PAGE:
OnibabaOne of the all-time classics of Japanese horror, ONIBABA is a stunningly photographed, deeply stylish film.  Much of the shock value that made this film’s initial reputation has worn off, but it remains a singularly horrific glimpse into humanity’s darkest depths.

Director Kaneto Shindo is one of Japan’s most prolific filmmakers, having made over sixty films, of which 1964’s ONIBABA is probably the most famous.  Its full frontal female nudity and graphic sexuality were unprecedented (it was produced by Shindo’s own production company Kindai Eiga Kyokai, exempting it from the repressive standards adhered to by most Japanese films of the time) and cleared the way for envelope-pushing classics like MOJU (BLIND BEAST; 1968) and AI NO CORRIDA (IN THE REALM OF THE SENSES; 1976).  ONIBABA’S success inspired a follow-up, KURONEKO (1967), about a mother and daughter who are raped and murdered but come back as somersaulting cat women to torment their killers.  My verdict on KURONEKO: strikingly photographed, but it suffers from an overabundance of sentimentality and a severe underabundance of character development.

ONIBABA’S source material is a Buddhist fable (helpfully included in the supplemental material on Criterion’s ONIBABA DVD) about a young widow living with her spiteful mother in law; the older woman tries to stop her young companion from going to worship by scaring her with a demon mask, but Buddha punishes the hag by making the mask stick to her face.  Only when she gives Buddha her full respect does the mask come off and the women live happily ever after.  Kaneto Shindo made some perverse changes to the fable in ONIBABA: here the old woman puts on the mask to stop her young charge from rushing off to have sex…and prayer doesn’t help in removing the mask, which when it finally comes off takes much of the wearer’s face with it!

An old woman and her young stepdaughter are living in Sixteenth Century Japan, a time of ceaseless warfare.  They subside by luring wandering samurai into a deep pit, where they fall and die, after which the women strip the armor from the bodies and sell it.  Awaiting the return from war of their respective spouses, they’re befriended by a strapping young man who starts up a tryst with the young woman, much to the consternation of her stepmother.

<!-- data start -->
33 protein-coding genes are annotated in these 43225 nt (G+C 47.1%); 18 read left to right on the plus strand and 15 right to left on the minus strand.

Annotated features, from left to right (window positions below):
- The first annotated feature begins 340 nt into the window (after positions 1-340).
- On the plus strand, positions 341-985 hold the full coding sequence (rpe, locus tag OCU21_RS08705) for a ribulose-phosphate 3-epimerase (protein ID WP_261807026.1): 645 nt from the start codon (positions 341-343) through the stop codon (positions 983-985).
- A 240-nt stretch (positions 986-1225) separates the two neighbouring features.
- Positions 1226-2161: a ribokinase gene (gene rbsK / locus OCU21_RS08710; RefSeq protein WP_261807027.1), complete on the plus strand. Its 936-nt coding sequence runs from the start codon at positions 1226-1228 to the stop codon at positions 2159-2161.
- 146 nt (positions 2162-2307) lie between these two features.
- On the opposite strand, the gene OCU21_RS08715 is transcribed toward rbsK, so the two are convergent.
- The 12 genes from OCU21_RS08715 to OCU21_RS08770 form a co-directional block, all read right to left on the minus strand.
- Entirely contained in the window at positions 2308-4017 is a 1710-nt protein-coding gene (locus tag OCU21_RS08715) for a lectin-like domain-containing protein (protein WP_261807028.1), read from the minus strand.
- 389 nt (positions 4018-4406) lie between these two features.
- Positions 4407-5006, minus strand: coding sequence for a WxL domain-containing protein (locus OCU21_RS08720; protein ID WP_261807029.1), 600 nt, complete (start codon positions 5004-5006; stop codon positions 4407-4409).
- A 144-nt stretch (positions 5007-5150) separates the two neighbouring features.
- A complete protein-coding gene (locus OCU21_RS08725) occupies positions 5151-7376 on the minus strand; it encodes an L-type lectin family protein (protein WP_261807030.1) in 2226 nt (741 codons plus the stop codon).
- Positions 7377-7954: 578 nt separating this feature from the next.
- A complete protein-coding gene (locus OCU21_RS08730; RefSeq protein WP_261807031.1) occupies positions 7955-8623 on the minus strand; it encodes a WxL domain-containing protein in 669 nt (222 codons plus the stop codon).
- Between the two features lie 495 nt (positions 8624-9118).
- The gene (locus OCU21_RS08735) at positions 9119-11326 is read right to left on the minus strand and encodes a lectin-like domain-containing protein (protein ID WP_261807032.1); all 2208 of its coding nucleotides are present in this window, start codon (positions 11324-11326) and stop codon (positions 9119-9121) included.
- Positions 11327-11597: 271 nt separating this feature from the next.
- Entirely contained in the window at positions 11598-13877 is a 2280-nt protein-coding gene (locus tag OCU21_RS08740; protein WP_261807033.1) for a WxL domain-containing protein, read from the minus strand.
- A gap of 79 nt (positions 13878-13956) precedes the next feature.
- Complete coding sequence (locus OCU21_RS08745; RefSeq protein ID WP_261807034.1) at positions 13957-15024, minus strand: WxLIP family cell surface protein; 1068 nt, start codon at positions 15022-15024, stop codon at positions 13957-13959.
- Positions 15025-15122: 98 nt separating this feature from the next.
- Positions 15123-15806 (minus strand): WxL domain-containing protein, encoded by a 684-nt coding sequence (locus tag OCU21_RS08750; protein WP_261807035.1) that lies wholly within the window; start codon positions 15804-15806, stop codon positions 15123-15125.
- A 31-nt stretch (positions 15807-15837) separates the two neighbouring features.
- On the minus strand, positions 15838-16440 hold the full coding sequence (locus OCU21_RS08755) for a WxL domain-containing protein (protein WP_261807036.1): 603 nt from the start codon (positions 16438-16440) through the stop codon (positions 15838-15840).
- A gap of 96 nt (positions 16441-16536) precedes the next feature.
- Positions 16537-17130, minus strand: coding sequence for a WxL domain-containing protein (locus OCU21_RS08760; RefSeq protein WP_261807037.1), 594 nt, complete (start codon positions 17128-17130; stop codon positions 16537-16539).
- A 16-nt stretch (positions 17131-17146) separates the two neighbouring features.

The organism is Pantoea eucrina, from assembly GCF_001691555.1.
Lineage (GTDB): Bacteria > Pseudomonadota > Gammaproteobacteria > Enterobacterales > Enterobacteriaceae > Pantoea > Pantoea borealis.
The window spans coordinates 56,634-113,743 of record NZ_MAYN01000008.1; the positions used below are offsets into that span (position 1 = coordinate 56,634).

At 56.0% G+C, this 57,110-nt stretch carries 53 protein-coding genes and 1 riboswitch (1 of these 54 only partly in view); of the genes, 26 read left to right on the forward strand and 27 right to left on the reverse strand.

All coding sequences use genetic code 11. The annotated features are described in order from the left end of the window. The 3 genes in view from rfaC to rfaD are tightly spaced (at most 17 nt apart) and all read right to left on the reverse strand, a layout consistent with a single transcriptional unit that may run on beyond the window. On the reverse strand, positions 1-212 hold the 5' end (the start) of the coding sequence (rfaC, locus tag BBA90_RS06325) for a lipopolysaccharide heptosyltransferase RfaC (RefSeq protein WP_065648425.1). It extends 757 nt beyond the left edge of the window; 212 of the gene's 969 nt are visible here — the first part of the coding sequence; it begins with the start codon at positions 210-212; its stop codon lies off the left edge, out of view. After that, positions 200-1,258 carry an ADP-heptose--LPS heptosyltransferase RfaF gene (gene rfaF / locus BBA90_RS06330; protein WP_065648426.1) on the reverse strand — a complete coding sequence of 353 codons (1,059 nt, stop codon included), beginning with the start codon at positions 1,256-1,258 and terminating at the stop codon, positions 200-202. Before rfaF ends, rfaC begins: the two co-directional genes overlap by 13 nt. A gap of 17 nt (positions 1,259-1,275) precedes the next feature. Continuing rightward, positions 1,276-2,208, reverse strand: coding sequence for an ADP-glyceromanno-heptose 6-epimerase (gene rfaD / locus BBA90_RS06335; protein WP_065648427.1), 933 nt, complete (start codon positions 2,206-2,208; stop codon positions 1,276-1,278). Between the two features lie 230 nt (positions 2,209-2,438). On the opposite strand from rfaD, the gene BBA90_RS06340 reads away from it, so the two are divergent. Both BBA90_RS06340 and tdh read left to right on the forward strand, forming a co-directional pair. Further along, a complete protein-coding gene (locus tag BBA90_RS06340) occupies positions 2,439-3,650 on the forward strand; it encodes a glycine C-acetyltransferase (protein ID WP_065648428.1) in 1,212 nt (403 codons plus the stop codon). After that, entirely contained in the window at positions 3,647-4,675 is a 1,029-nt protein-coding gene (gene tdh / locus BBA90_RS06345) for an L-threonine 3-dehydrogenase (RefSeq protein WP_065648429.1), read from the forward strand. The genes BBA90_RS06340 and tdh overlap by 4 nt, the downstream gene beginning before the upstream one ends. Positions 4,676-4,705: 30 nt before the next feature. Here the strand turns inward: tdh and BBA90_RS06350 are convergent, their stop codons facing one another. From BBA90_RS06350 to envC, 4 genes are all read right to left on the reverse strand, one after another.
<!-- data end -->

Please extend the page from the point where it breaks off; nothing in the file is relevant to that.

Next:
When a samurai wearing a demon mask shows up one day, the old woman lures him to the hole, where he falls to his death, and steals the mask.  She then takes to wearing the mask and scaring her stepdaughter each night in order to keep her from her lover.  Unfortunately, it rains one night, causing the mask to stick to the old woman’s face.  With the understandably peeved younger woman’s help, the mask is wrenched off, leaving behind a bloody and deformed face even more demonic-looking than the mask itself.  Horrified, the young woman runs off.  The old woman gives chase, and ends up falling into the very hole where so many of her victims met their deaths.

Kaneto Shindo’s virtuoso widescreen compositions remain unsurpassed, bolstered by Kiyomi Kuroda’s stark black and white photography, which makes excellent use of light and shadow.  The music by Hikaru Hayashi is equally effective, with its loud, primal use of screaming voices and clattering drums, a perfect compliment to the frenzied passion and violence of Shindo’s imagery.

ONIBABA’S setting is what really singles it out as a unique work of art (Shindo served as his own art director, and so deserves full credit for the scenery): a sea of tall, drifting reeds as striking—and unaccountably eerie—as anything I’ve seen in any movie.  In this dark, surreal landscape that undulates, seemingly with the passions of its inhabitants, it’s entirely believable that demons are afoot…but of course, as the ending makes clear, the real demons lurk solely within the hearts and minds of the central characters.

Vital Statistics 

Toho International Co./Kindai Eiga Kyokai

Director: Kaneto Shindo
Screenplay: Kaneto Shindo
Cinematography: Kiyomi Kuroda
Editor: Toshio Enoki
Cast: Nobuko Otowa, Jitsuko Yoshimura, Kei Sato, Jukichi Uno, Taji Tonoyama